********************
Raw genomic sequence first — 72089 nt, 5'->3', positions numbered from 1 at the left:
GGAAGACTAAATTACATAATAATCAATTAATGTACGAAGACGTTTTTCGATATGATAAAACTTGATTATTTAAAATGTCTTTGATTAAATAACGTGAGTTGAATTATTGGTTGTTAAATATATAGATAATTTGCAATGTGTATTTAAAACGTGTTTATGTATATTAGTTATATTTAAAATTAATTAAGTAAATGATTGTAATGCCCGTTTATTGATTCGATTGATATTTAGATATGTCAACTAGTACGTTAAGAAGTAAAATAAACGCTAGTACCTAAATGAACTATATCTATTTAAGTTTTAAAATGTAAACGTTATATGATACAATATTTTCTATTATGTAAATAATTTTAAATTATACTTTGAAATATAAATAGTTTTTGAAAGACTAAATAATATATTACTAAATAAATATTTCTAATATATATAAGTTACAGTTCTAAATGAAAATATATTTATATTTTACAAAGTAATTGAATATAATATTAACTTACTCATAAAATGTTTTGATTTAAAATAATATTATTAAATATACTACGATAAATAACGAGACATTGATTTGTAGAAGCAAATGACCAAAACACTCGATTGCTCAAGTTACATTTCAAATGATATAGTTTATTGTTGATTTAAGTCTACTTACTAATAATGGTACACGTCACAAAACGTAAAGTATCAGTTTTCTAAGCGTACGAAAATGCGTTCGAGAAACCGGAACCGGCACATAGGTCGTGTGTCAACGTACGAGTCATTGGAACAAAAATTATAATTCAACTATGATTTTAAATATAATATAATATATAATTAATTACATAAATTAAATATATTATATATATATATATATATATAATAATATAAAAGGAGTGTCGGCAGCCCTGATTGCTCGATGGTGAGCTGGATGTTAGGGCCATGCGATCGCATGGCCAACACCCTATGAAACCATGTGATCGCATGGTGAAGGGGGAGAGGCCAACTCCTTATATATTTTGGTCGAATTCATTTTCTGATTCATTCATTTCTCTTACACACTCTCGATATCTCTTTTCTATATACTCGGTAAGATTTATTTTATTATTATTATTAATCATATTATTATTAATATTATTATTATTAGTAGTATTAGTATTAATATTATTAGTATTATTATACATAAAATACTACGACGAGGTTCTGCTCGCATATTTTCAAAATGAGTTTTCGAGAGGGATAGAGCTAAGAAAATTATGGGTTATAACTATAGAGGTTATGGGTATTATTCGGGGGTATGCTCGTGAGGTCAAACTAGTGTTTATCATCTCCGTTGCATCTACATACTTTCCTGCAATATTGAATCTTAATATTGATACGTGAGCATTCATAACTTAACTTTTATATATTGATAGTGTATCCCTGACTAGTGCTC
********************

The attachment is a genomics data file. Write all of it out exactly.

Raw genomic sequence first — 72089 nt, 5'->3', positions numbered from 1 at the left:
GGAAGACTAAATTACATAATAATCAATTAATGTACGAAGACGTTTTTCGATATGATAAAACTTGATTATTTAAAATGTCTTTGATTAAATAACGTGAGTTGAATTATTGGTTGTTAAATATATAGATAATTTGCAATGTGTATTTAAAACGTGTTTATGTATATTAGTTATATTTAAAATTAATTAAGTAAATGATTGTAATGCCCGTTTATTGATTCGATTGATATTTAGATATGTCAACTAGTACGTTAAGAAGTAAAATAAACGCTAGTACCTAAATGAACTATATCTATTTAAGTTTTAAAATGTAAACGTTATATGATACAATATTTTCTATTATGTAAATAATTTTAAATTATACTTTGAAATATAAATAGTTTTTGAAAGACTAAATAATATATTACTAAATAAATATTTCTAATATATATAAGTTACAGTTCTAAATGAAAATATATTTATATTTTACAAAGTAATTGAATATAATATTAACTTACTCATAAAATGTTTTGATTTAAAATAATATTATTAAATATACTACGATAAATAACGAGACATTGATTTGTAGAAGCAAATGACCAAAACACTCGATTGCTCAAGTTACATTTCAAATGATATAGTTTATTGTTGATTTAAGTCTACTTACTAATAATGGTACACGTCACAAAACGTAAAGTATCAGTTTTCTAAGCGTACGAAAATGCGTTCGAGAAACCGGAACCGGCACATAGGTCGTGTGTCAACGTACGAGTCATTGGAACAAAAATTATAATTCAACTATGATTTTAAATATAATATAATATATAATTAATTACATAAATTAAATATATTATATATATATATATATATATAATAATATAAAAGGAGTGTCGGCAGCCCTGATTGCTCGATGGTGAGCTGGATGTTAGGGCCATGCGATCGCATGGCCAACACCCTATGAAACCATGTGATCGCATGGTGAAGGGGGAGAGGCCAACTCCTTATATATTTTGGTCGAATTCATTTTCTGATTCATTCATTTCTCTTACACACTCTCGATATCTCTTTTCTATATACTCGGTAAGATTTATTTTATTATTATTATTAATCATATTATTATTAATATTATTATTATTAGTAGTATTAGTATTAATATTATTAGTATTATTATACATAAAATACTACGACGAGGTTCTGCTCGCATATTTTCAAAATGAGTTTTCGAGAGGGATAGAGCTAAGAAAATTATGGGTTATAACTATAGAGGTTATGGGTATTATTCGGGGGTATGCTCGTGAGGTCAAACTAGTGTTTATCATCTCCGTTGCATCTACATACTTTCCTGCAATATTGAATCTTAATATTGATACGTGAGCATTCATAACTTAACTTTTATATATTGATAGTGTATCCCTGACTAGTGCTC